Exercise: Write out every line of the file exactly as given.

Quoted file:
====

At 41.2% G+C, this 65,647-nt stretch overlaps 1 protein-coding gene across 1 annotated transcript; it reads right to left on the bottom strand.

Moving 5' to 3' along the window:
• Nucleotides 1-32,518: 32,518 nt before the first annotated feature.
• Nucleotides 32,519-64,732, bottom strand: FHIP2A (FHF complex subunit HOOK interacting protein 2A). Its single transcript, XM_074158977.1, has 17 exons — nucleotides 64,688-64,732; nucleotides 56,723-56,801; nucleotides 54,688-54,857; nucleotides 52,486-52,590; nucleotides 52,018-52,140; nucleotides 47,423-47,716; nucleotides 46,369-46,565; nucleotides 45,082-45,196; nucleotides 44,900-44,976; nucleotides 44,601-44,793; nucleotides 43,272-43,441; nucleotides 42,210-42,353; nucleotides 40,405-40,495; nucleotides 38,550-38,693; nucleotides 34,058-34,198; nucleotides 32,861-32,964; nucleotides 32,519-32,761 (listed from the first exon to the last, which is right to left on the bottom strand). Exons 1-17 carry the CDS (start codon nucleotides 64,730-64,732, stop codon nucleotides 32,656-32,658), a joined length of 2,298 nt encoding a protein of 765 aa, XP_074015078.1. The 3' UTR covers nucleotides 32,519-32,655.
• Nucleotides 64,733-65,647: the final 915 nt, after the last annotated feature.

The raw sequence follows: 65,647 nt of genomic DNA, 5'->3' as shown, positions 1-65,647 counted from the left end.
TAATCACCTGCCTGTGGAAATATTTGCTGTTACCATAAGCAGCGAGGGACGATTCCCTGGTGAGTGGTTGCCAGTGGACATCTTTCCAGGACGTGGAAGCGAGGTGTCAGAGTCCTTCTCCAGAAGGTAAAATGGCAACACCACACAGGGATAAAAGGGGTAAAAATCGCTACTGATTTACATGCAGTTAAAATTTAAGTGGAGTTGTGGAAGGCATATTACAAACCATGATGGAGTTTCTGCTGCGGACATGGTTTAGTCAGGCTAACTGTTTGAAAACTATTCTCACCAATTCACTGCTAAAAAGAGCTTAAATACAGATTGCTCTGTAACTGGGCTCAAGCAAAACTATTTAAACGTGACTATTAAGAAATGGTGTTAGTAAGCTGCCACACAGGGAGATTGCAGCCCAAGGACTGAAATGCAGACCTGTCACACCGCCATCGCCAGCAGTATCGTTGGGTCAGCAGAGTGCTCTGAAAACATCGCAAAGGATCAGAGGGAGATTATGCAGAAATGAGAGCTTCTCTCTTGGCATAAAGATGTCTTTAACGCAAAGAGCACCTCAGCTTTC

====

At 41.2% G+C, this 65,647-nt stretch overlaps 1 protein-coding gene across 1 annotated transcript; it reads right to left on the bottom strand.

Moving 5' to 3' along the window:
• Nucleotides 1-32,518: 32,518 nt before the first annotated feature.
• Nucleotides 32,519-64,732, bottom strand: FHIP2A (FHF complex subunit HOOK interacting protein 2A). Its single transcript, XM_074158977.1, has 17 exons — nucleotides 64,688-64,732; nucleotides 56,723-56,801; nucleotides 54,688-54,857; nucleotides 52,486-52,590; nucleotides 52,018-52,140; nucleotides 47,423-47,716; nucleotides 46,369-46,565; nucleotides 45,082-45,196; nucleotides 44,900-44,976; nucleotides 44,601-44,793; nucleotides 43,272-43,441; nucleotides 42,210-42,353; nucleotides 40,405-40,495; nucleotides 38,550-38,693; nucleotides 34,058-34,198; nucleotides 32,861-32,964; nucleotides 32,519-32,761 (listed from the first exon to the last, which is right to left on the bottom strand). Exons 1-17 carry the CDS (start codon nucleotides 64,730-64,732, stop codon nucleotides 32,656-32,658), a joined length of 2,298 nt encoding a protein of 765 aa, XP_074015078.1. The 3' UTR covers nucleotides 32,519-32,655.
• Nucleotides 64,733-65,647: the final 915 nt, after the last annotated feature.

The raw sequence follows: 65,647 nt of genomic DNA, 5'->3' as shown, positions 1-65,647 counted from the left end.
TAATCACCTGCCTGTGGAAATATTTGCTGTTACCATAAGCAGCGAGGGACGATTCCCTGGTGAGTGGTTGCCAGTGGACATCTTTCCAGGACGTGGAAGCGAGGTGTCAGAGTCCTTCTCCAGAAGGTAAAATGGCAACACCACACAGGGATAAAAGGGGTAAAAATCGCTACTGATTTACATGCAGTTAAAATTTAAGTGGAGTTGTGGAAGGCATATTACAAACCATGATGGAGTTTCTGCTGCGGACATGGTTTAGTCAGGCTAACTGTTTGAAAACTATTCTCACCAATTCACTGCTAAAAAGAGCTTAAATACAGATTGCTCTGTAACTGGGCTCAAGCAAAACTATTTAAACGTGACTATTAAGAAATGGTGTTAGTAAGCTGCCACACAGGGAGATTGCAGCCCAAGGACTGAAATGCAGACCTGTCACACCGCCATCGCCAGCAGTATCGTTGGGTCAGCAGAGTGCTCTGAAAACATCGCAAAGGATCAGAGGGAGATTATGCAGAAATGAGAGCTTCTCTCTTGGCATAAAGATGTCTTTAACGCAAAGAGCACCTCAGCTTTC